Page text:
Sunday, December 18, 2011


I've been married for 2 1/2 years, which has been wonderful overall. My husband brings out sides of me I don't normally show, like my silly and fun-loving side. He is not bound by opinions about gender roles, or at least as unbound as any of us can be. He's a better cook and likes cooking more then I do, and has taken over doing the laundry. He is behind the things I want to do. If something will make me happy he's fine with it. There is nothing in our relationship that make me feel as though I need to ask for permission to do things or place his needs before my own. My parents never modeled that kind of mentality. But I always feel that I need to ask his permission to do things that don't involve him, and that his needs should supersede mine.

I don't really know how to describe the conundrum I find myself in. I love my husband and want him to be happy. And he loves me and wants me to be happy. But we both find fulfillment and joy outside our relationship as well as within it. I go to various feminist and liberal Mormon events without him. We work on separate theatre projects. We read different things. Neither of us have a problem with this. We also spend time together and do things with each other. I guess the problem is with how and when we do things is determined. Sometimes if K wants to do something together and I want to be by myself, I will spend time with him to make him happy. That is part of marriage in my mind; paying attention to the others needs. So, in theory, as often as I spend time with him, I should also be able to say that I'd rather have some time to myself just as often. And that's where we hit a problem. I don't feel ok saying that. I feel guilty, like I'm failing in a responsibility. I know if K know that I felt that we he would be very sad. He would tell me to do what was going to make me happy. But even when he says it I feel bad. I am choosing to put his needs before my own because I feel that his needs are more important them mine. So I get angry at him when he hasn't done anything wrong. I don't express how I feel or what I need from him. I don't take what I need into account, or feel guilty when I do. How do I move past this?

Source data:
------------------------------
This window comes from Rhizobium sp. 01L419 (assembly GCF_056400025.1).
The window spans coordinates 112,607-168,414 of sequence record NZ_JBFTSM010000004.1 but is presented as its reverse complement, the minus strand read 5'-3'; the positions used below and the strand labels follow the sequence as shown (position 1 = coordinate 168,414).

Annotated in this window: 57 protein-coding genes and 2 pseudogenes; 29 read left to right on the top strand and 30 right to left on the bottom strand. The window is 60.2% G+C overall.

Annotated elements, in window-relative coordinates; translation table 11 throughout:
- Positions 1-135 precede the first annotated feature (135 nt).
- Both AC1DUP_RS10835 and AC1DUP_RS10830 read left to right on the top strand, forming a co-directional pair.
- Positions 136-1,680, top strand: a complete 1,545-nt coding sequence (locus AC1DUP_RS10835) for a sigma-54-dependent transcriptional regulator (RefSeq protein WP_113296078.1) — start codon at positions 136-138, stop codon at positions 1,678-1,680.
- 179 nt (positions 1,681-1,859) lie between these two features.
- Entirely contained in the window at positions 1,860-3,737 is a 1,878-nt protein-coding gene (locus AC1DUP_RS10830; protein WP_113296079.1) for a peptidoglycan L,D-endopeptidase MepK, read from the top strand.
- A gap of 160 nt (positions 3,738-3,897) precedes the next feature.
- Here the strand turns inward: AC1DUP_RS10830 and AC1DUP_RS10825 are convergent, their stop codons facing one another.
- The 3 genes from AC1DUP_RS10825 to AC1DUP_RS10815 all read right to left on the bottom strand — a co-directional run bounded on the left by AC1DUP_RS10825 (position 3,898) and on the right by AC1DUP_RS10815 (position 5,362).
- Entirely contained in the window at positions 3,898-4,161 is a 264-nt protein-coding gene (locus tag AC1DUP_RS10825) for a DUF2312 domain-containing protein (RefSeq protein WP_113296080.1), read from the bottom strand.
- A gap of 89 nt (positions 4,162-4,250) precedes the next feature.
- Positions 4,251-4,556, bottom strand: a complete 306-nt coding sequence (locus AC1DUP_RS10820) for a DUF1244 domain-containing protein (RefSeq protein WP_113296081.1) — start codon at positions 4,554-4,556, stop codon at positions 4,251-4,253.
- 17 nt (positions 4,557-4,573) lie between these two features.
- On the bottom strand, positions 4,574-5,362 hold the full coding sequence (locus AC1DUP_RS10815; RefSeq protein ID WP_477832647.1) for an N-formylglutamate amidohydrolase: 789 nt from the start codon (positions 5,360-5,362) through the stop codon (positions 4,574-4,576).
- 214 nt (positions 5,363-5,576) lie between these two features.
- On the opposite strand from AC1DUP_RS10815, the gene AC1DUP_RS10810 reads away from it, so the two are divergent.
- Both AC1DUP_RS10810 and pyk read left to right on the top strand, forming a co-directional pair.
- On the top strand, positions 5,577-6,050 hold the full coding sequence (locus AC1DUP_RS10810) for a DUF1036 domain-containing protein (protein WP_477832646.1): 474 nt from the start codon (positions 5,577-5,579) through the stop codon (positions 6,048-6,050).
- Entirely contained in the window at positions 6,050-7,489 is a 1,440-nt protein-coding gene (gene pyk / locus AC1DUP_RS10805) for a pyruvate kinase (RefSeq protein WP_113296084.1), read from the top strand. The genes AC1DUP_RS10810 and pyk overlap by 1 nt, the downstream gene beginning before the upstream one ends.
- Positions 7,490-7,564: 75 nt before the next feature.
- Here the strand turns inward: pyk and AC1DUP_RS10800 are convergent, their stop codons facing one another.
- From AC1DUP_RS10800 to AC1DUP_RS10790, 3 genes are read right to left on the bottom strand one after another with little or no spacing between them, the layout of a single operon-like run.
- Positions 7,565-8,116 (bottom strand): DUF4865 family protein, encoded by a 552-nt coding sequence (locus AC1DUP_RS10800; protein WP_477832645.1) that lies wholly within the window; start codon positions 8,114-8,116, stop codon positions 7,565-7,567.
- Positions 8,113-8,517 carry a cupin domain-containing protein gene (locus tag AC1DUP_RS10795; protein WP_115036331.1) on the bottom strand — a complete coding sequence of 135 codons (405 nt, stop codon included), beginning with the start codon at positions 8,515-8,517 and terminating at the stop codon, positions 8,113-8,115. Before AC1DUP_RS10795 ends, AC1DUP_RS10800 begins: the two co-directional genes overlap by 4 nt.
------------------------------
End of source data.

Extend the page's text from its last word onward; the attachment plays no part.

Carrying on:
1. If you see a stranded motorist and want to stop and give them some gas, you have to have gas in your own tank to be able to spare. So, you have to have your own tank pretty full in order to be able to do anything for anyone else.
    So you have to take care of yourself. Because if you don't take care of yourself, then no matter how much *time* you spend with/for someone, it's not going to be worth as much. If you take the time to fill your own tank, then you're better company (and have more to offer) in the remaining time.
    I hope that all made sense!

  2. Thanks Jenni. Logically I know that, and I"m working on trying to put it into practice. It's good to be reminded of that when I get in a guilty slump.